By Kyle Shaner
SAN DIEGO – After almost two full seasons out of Major League Baseball, Craig Stammen had to overcome some mental obstacles this year, but now he’s back and strong as ever.
“April was a tough month,” he said, “me figuring out if I was good enough and believing in myself.”
Stammen, a Versailles High School alumnus, has proven himself as a reliable member of the San Diego Padres’ bullpen this season, but the path to success hasn’t been smooth.
His struggles began in April 2015 as a relief pitcher for the Washington Nationals when he tore a flexor tendon in his right forearm, which ended his season after just five appearances. It was the first major injury of his career and one that sidelined him for an entire season.
Stammen recovered enough to resume pitching last summer as a minor leaguer in the Cleveland Indians’ farm system, but he didn’t make it back to the majors.
In December he signed a minor league contract with San Diego, which Stammen saw as his best opportunity to return to the major leagues.
He did just that – making the Padres’ 25-man roster out of spring training – but had some early struggles as he posted an 8.49 ERA in 10 games in April.
“It’s kind of funny,” Stammen said, “you think should pick up right back up where you left off, but it’s not that easy.”
As a member of the Nationals, Stammen had pitched a league-leading 242 2/3 innings out of the bullpen from 2012-14 with a 2.93 ERA and 222 strikeouts.
Stammen said he had to overcome some mental obstacles early this season as he tried to regain that form. He credited the Padres’ faith in him, rediscovering his love of the game and his desire to be a role model for kids back home with his resurgence in May and June.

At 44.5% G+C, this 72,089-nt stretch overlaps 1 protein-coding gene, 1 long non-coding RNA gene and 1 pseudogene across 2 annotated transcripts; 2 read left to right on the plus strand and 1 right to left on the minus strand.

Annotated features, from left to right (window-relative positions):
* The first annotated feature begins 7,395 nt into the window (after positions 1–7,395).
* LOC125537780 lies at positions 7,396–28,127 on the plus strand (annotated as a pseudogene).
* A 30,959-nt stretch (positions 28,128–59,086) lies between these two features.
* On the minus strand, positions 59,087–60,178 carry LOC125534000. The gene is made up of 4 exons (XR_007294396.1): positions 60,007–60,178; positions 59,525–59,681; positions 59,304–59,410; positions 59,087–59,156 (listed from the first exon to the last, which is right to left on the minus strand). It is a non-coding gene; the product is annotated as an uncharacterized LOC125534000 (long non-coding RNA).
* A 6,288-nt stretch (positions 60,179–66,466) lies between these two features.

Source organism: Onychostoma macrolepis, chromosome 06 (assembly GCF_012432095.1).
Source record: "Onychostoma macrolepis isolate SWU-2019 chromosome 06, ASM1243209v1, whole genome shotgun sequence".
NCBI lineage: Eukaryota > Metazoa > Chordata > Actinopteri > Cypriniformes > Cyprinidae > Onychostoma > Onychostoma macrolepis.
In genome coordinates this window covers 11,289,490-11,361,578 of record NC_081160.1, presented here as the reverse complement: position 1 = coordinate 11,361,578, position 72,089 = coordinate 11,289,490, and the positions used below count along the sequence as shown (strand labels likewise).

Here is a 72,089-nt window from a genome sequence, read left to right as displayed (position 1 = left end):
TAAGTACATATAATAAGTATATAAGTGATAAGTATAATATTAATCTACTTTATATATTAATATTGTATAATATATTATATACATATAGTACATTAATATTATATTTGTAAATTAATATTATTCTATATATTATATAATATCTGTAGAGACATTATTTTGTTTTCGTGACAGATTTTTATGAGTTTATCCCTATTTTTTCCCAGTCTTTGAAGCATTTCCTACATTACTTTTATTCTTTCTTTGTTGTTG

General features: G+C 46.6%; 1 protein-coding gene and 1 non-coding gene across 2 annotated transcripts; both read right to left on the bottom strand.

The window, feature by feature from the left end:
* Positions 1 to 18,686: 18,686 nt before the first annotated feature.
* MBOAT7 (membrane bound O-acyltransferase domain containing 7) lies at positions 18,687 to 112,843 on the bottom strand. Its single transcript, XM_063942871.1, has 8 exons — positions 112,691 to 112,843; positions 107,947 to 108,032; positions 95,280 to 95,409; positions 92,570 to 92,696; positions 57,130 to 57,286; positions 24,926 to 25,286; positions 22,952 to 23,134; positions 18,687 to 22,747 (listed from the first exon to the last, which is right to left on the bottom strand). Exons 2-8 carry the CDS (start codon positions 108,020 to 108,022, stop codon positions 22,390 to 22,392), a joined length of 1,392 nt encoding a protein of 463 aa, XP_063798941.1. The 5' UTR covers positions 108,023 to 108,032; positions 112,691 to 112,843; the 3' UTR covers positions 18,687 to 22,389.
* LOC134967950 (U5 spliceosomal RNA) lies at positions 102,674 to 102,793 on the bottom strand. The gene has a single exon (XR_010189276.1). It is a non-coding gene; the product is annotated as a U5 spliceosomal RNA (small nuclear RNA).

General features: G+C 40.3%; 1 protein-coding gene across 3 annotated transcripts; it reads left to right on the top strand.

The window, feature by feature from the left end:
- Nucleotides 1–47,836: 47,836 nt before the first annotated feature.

In May Stammen posted a 2.65 ERA in 17 innings pitched, and in June he recorded an ERA of 1.84 in 14 2/3 innings. Overall this season his ERA sits at 4.53.
“I threw the ball as good as I ever have in my career,” he said. “I know I’m throwing the ball better than my numbers say.”
While his ERA is high because of a few rough outings, other statistics show Stammen is pitching as well as he ever has.
His WHIP – a statistic that measures walks and hits allowed per inning – is 1.24. That is below his career average of 1.30 and his best mark since 2012 when he had a WHIP of 1.20.
Among all pitchers who’ve thrown at least 40 innings this season, Stammen’s WHIP is 37th best in the major leagues.
“Hopefully I can stay strong in the second half of the season,” he said.
The second half of the season could present some changes for Stammen. With the Padres 12.5 games out of playoff position and playing in one of the toughest divisions in baseball, they could look to trade some veteran players. Stammen has been mentioned as player who could be moved.
“I think this is probably the first time in my career I’ve maybe thought about being traded,” he said. “If I do, that’s just the way it is.”
Although he knows he could be traded sometime this month, Stammen isn’t worried about that possibility. Instead his focus is on helping San Diego continue to improve. The Padres, like him, are showing signs of progress after a rough start to the season, he said.
He enjoys being in San Diego and would like to finish the season with the Padres.
“San Diego is a really nice city,” Stammen said. “It’s like waking up on vacation every day.”
For the All-Star break, Stammen has returned home to North Star. He’s visiting with his family, working on renovations to a home he purchased in the area and recharging his mind for the remainder of the season.
Being on the West Coast has made it more difficult for Stammen’s friends and family to watch his games, but they’ve still been able to see him play.
“It’s tough with the late night starts, but Mom and Dad have been able to come out three different times to San Diego,” Stammen said.
In early August the Padres will play games at Pittsburgh and Cincinnati – a road trip Stammen already is looking forward to. He anticipates having lots of friends and family members attending the games as many get a chance to see him play in person for the first time in more than two years.